2. First-person dynamic: This is the typical POMDP framework, in which a hypothesis is a belief over initial states and transition dynamics, that is, ΔS and S × A → Δ(O × S).
3. Third-person static: A hypothesis specifies a belief over world histories, that is, Δ(S*).
4. Third-person dynamic: A hypothesis specifies a belief over initial states, and over the transition dynamics, that is, we have ΔS and S → ΔS. Notice that despite having “transitions”, actions do not play a role here.
Given a single “reality”, it is possible to move between these different views on reality, though in some cases this requires making assumptions on the starting view. For example, under regular Bayesianism, you can only move from third-person static to third-person dynamic if your belief over world histories Δ(S*) satisfies the Markov condition (future states are conditionally independent of past states given the present state); if you want to make this move even when the Markov condition isn’t satisfied, you have to expand your belief over initial states to be a belief over “initial” world histories.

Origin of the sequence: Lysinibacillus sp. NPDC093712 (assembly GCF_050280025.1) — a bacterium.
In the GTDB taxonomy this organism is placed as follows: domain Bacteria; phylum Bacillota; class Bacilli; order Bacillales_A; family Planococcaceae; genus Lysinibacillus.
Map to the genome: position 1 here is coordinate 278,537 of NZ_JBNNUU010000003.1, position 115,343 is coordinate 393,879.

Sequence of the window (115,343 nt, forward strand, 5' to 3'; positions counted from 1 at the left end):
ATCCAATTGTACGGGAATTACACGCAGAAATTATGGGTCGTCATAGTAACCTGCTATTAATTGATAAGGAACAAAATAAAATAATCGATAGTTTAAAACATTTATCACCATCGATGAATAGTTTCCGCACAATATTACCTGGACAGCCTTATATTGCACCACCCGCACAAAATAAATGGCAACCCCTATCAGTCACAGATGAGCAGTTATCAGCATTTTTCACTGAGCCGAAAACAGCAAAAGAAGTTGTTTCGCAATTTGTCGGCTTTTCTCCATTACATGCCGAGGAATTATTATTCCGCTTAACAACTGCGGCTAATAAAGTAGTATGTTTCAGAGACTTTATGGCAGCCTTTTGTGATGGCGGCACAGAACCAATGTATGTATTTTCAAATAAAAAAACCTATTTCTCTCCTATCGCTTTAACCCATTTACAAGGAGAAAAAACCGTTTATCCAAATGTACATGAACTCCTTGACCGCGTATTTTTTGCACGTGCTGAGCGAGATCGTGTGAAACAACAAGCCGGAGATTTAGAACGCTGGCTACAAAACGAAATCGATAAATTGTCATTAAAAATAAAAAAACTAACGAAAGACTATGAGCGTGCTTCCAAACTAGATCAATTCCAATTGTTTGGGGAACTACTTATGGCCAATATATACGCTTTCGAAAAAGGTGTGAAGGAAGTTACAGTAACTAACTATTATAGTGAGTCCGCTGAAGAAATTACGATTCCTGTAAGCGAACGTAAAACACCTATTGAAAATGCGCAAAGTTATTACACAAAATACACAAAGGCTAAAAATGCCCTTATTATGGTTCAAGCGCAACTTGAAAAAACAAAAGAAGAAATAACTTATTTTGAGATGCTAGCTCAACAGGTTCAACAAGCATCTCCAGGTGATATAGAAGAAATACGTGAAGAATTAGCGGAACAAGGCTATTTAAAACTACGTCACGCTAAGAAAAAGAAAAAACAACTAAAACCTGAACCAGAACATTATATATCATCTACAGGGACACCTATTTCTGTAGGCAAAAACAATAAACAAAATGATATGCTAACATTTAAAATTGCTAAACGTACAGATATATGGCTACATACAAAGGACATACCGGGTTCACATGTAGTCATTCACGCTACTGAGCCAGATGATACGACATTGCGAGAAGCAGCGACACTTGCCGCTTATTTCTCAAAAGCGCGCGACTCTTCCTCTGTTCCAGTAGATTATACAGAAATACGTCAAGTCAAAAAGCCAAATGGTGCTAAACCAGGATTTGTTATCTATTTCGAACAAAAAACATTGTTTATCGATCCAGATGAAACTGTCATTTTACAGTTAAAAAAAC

You can then define various flavors of (a)causal influence by saying which types of states S you allow:
1. If a state s consists of a policy π and a world history (oa)* that is consistent with π, then the environment transitions can depend on your choice of π, leading to acausal influence. This is the sort of thing that would be needed to formalize Newcomb’s problem.
2. In contrast, if a state s consists only of an environment E that responds to actions but doesn’t get to see the full policy, then the environment cannot depend on your policy, and there is only causal influence. You’re implicitly claiming that Newcomb’s problem cannot happen.
3. Finally, rather than have an environment E that (when combined with a policy π) generates a world history (oa)*, you could have the state s directly be the world history (oa)*, without including the policy π. In normal Bayesianism, using (oa)* as states would be equivalent to using environments E as states (since we could construct a belief over E that implies the given belief over (oa)*), but in the case of infra-Bayesianism it is not. (Roughly speaking, the differences occur when you use a “belief” that isn’t just a claim about reality, but also a claim about which parts of reality you “care about”.) This ends up allowing some but not all flavors of acausal influence, and so the authors call this setup “pseudocausal”.